We recognize both the challenges to localization and the benefits of localization, and since Cloudwords’ very inception, we’ve worked to develop a very user-friendly application that takes away the complexities of going global and enables customers to optimize the translation and localization process more easily. By automating the globalization process with the right technology tools, our customers reach global markets up to 60% faster.

Regardless of whether globalization trends are reversing, smart companies recognize potential opportunities for revenue growth still exist in global markets—both emerging and otherwise—and know how to crack the code. Do you?

Cloud, Cloudwords, Conferences, Globalization Management, Localization, Localization Industry, Marketing, Technology, Translation management

Boston – the capital of global content strategy (at least for a week!)

When we founded Cloudwords, we trail blazed a new approach to globalizing enterprise content, and for this reason we look to participate in like-minded conferences that take global content strategy to a completely new level.

This week we are in Boston for the Gilbane Conference 2013: Content and The Digital Experience to present and moderate the session titled: How Do You Implement Global Digital Experience Management? We’ll be discussing what characteristics and systems are critical to creating and managing global digital experiences.

What I appreciate about professional gatherings like this, is that I walk away with a renewed sense that Cloudwords is truly revolutionizing the way companies think about their global content strategy and business processes.  The beauty of the “cloud” is that it enables all industries to reimagine and retool their business and revenue streams in ways that were previously unthinkable. Global content operations is one such process being reinvented with Cloudwords.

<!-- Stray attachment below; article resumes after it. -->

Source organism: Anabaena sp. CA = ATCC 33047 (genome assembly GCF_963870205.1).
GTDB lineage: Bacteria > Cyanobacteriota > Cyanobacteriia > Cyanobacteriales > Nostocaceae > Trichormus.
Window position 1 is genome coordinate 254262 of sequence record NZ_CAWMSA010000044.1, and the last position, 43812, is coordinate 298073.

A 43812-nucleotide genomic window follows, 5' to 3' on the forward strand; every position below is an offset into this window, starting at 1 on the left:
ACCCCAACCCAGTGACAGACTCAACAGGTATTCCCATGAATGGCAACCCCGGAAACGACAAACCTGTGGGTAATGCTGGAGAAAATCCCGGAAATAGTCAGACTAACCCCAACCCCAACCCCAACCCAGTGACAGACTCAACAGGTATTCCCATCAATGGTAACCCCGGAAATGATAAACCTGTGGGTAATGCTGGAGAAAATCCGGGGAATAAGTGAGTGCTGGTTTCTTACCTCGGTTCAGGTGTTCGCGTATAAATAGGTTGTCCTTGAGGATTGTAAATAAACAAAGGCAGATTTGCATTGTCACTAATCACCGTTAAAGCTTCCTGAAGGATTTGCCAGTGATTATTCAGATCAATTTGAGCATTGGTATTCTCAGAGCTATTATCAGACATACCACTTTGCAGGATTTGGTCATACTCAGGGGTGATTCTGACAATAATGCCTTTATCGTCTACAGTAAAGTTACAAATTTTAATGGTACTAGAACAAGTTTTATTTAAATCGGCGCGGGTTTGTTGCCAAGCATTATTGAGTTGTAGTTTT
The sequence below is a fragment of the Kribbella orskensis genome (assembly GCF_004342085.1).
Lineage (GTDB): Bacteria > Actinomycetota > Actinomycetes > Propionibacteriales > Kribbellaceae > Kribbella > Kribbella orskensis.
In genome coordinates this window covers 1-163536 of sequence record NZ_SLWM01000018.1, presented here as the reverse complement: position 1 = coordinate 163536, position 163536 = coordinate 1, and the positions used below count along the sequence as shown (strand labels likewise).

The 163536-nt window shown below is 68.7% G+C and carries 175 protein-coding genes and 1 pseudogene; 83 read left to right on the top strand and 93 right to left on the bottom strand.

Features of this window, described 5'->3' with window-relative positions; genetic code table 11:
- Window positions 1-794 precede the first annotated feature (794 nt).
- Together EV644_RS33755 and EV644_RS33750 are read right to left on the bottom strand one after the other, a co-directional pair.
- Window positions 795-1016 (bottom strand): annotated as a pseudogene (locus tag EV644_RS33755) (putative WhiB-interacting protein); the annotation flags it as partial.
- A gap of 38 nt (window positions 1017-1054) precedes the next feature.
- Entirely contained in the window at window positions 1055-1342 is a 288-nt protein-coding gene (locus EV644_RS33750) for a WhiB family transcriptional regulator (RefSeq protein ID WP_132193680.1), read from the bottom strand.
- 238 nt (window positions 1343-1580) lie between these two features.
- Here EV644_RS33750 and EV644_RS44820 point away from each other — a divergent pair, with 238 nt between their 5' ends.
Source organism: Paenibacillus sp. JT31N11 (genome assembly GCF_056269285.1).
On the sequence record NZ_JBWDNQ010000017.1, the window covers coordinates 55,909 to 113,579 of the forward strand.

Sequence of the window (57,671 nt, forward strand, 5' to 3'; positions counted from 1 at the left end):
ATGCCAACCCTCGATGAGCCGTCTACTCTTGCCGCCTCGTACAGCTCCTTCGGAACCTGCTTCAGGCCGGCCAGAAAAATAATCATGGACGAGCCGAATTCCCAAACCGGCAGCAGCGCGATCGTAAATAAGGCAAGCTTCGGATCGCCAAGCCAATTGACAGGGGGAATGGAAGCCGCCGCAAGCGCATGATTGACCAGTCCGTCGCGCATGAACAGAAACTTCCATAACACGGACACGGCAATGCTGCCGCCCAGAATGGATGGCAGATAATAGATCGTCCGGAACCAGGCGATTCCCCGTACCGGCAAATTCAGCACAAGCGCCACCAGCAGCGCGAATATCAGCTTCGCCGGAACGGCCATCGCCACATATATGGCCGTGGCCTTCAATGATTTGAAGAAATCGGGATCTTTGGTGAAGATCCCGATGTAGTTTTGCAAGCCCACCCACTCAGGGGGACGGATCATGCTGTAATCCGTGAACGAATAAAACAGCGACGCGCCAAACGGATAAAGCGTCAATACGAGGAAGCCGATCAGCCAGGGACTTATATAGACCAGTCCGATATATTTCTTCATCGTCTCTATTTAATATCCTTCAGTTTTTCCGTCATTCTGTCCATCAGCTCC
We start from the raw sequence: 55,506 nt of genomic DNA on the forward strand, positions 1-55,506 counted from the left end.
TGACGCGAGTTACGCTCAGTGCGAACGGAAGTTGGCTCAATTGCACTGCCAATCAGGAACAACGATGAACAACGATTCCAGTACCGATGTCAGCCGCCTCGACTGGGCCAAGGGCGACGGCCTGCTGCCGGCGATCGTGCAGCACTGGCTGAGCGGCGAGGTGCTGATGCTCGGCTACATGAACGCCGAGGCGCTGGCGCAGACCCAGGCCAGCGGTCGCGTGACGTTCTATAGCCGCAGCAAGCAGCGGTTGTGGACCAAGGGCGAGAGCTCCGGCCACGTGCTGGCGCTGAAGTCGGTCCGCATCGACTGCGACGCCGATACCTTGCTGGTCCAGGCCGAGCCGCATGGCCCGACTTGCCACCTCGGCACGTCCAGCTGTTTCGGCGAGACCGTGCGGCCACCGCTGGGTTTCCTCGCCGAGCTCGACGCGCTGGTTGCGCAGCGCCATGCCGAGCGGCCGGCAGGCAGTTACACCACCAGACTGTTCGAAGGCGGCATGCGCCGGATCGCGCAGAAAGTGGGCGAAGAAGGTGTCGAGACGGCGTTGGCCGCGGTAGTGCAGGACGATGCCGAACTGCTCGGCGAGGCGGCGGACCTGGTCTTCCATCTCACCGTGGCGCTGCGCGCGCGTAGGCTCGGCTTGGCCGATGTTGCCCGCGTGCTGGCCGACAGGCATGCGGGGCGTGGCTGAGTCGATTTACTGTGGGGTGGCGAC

One of Cloudwords’ early investors and mentors, Marc Benioff, recently shared a Forbes article that described how the price of the smartphone was dropping dramatically all over the world, enabling hyper-growth countries to arm their citizens with technology that will allow them to communicate, collaborate and improve their overall quality of life.  Pretty amazing considering the usual drive to revenue and profits, but that wasn’t the part of the story that grabbed me.

The article reminded me that with the sheer number of individuals that inhabit the earth, and the number of languages spoken and written, once the technology was truly in place, the thirst for “content” was going to explode worldwide!  I see a world where content that is created in one language will automatically find itself in 100 different languages in a matter of seconds.  This content will then be consumed by anyone, anywhere and on any device – probably a mobile device!  That said if you are a “content creator,” “content marketer,” or just a person who has something to say, your native language will ultimately become irrelevant as you begin to communicate with the world.  We are a few years away from this reality – the guys at Google will tell you the same – but it will happen.  Just like speech-to-speech instantaneous localization will happen.

If you are someone who is responsible for mass content creation at scale, you can’t ignore these realities.  Your customers don’t speak one language – they probably speak about 20-30!  If that’s the case, you need to ensure you have a global content strategy in place to address the ever-growing amount of campaigns, product materials, landing pages, emails, or customer success stories you will need to produce.  We at Cloudwords just published an ebook dedicated to helping you map out and execute such a strategy:  Content Operations on a Global Scale: A 2014 Guide for Marketers.